Friday, January 20, 2012

Teen Club

Before school break began, I started a teen club with about 20 kids.  Initially I knew it would be ok, but only one or two kids actually spoke, the others just stared at me, and I wondered how long it would take to break the ice for things to evolve.  Come on kids, it's been 2 weeks already, what's up!  Nothing!  But to my delight, school is back, and after the first few days, some kids come up to me asking about Teen Club.  Ok, next Tuesday, 3pm, meet me in the computer lab, spread the word.  Lo and behold, all of them show, except those who have been transferred, so we decide to invite some new students in.  With my counterpart, Seo, at my side, we start planning our schedule of things we want to accomplish in the next 6 months—planting a garden, doing a talent show, a spelling bee, and of course, they want to learn Tai Chi.  Not that I had any influence over that one! 

Seo sees that things are under control, so she excuses herself, leaving me to continue on with 17 teenagers.  Sure, no problem, I'm a seasoned Psychologist, I can handle anything---but the minute she left, things dramatically changed.  I felt like I was in the scene of the Sound of Music, ok I'm dating myself, but does anyone remember the scene in the beginning of the movie when Julie Andrews is meeting the kids, then after telling her all the rules, the Captain leaves, and all the children come right up to her face, saying things, and ultimately leaving a frog in her pocket.  Well, this is the same exact scene here when Seo leaves---17 darling teens are immediately in my face, they couldn't get close enough, and I hear voices, lots of voices.......”Do you know my name...I saw you on a Kombie...I saw you in Kanye...I saw you taking photos at the clinic...Why aren't you taking photos of me...I saw you talking to someone...I saw you walking....Why were you in Kanye...Do you remember I came to your house...did you like the choirs, I saw you there...what's your real name?”  It went on and on and on, and my ears and my eyes are trying to follow who's asking what, but I can't breath because it's stifling hot, and I'm smothered by teens, smothered by their voices, smothered by their sweet curiosity, and smothered with the thought that if they put a snake in my pocket I'm going to faint!  Hey kids, why didn't you say hi if you saw me?  Blank!  Yet once I get them to sit down and after I check my pockets, they wanted answers to each and every question.  So with huge glued eyes, all questions are answered, and now, because of the explanation about the picture taking, they want to do a project for my correspondence class in NY!  They really are great kids!  Oh, they were so thrilled with my real name, that they demanded that I write it on each and everyone of their hands. This is too much!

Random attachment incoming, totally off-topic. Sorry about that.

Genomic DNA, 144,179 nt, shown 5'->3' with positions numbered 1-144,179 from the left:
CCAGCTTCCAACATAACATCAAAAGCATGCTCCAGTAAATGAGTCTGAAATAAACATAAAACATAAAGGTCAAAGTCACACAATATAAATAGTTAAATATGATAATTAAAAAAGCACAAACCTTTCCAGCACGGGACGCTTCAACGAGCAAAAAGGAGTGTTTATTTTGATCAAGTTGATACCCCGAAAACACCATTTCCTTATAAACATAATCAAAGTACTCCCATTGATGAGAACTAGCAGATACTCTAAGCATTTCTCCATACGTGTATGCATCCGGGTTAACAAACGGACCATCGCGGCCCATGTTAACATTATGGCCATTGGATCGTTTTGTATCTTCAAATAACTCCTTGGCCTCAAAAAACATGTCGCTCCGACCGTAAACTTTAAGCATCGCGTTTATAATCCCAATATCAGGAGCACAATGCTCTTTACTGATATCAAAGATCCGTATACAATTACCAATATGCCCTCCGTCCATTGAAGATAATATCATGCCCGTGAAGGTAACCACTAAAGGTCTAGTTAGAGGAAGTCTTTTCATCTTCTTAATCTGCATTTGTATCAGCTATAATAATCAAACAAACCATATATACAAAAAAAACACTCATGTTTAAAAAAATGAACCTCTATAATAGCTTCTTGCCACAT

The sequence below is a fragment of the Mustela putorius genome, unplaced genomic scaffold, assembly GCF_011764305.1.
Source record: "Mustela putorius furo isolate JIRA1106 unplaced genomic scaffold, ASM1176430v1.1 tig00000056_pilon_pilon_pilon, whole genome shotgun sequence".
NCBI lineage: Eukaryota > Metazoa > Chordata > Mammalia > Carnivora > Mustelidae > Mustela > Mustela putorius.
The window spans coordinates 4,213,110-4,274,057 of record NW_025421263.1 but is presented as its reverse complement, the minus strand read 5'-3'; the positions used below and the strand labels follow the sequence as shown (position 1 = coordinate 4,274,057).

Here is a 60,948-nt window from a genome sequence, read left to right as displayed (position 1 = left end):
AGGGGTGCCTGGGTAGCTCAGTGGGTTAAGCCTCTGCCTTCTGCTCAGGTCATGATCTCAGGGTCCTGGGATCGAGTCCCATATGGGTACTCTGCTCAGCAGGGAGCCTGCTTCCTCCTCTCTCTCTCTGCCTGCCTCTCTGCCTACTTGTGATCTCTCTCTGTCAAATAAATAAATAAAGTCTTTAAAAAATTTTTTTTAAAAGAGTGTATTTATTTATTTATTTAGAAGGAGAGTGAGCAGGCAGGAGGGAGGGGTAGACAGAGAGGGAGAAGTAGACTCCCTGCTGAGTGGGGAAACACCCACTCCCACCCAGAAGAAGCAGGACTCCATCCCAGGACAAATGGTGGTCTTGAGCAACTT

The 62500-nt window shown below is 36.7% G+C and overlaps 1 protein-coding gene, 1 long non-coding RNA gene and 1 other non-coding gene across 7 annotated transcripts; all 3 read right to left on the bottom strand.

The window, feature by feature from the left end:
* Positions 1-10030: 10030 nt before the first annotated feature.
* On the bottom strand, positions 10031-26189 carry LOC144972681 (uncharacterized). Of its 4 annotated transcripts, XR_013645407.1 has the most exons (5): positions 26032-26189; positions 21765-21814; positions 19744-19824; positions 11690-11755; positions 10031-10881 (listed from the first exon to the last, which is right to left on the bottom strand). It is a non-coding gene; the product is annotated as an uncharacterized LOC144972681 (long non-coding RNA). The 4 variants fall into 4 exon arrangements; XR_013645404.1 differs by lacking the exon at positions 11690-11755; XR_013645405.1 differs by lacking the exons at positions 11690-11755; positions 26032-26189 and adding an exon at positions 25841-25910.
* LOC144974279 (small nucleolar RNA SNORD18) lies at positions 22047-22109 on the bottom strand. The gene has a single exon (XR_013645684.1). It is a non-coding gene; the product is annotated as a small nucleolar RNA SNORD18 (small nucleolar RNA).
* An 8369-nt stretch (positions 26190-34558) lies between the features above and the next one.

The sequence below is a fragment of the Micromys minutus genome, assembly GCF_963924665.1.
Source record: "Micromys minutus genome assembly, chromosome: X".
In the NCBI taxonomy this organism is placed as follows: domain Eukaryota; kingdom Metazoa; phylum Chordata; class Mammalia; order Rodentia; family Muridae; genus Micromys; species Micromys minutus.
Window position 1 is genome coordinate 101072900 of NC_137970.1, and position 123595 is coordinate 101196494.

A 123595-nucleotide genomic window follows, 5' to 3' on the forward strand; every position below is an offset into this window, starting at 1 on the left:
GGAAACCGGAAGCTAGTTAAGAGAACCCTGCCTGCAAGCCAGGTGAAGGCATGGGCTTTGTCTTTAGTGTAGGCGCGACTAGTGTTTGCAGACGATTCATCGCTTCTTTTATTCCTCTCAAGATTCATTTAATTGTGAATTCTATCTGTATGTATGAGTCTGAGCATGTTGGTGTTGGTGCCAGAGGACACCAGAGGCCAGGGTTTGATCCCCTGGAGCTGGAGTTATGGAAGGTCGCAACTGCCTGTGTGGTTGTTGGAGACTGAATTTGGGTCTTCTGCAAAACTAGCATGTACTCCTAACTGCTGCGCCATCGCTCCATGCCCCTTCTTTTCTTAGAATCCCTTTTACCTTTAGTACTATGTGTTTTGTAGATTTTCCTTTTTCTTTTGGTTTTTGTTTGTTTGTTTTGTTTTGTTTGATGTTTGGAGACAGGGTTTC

With such command, I try ending the group, but one person asks nicely if she can touch my hair.  American hair is a big deal here!  Naively, I thought I heard ONE girl ask, and in a split second, 17 kids are in my hair, and then in a matter of minutes, I come out looking like one of the Little Rascals, with braids sticking up and flying all over the place.  They are thrilled with their work of art!  Finally, we call it quits for the day---they leave happy, but one girl stays behind.  When all are safely gone, the girl gives me the sweetest look, though her eyes tell a story---and she simply says-- “I'm an orphan.”  I put my arm around her shoulders, and the girl, and me and my hair walk out together.  No words were needed---she knew I understood there was pain, and if needed, I would be there for her to talk to. 

As life here evolves, there's going to be fun times, story times, and sad realistic times to come to terms with. The fun and games, the projects, won't take away some of these kids pain, but maybe for just a few moments, some of them can feel respected and empowered!  And from there, who knows---but for the time being, that's all I can hope for!  

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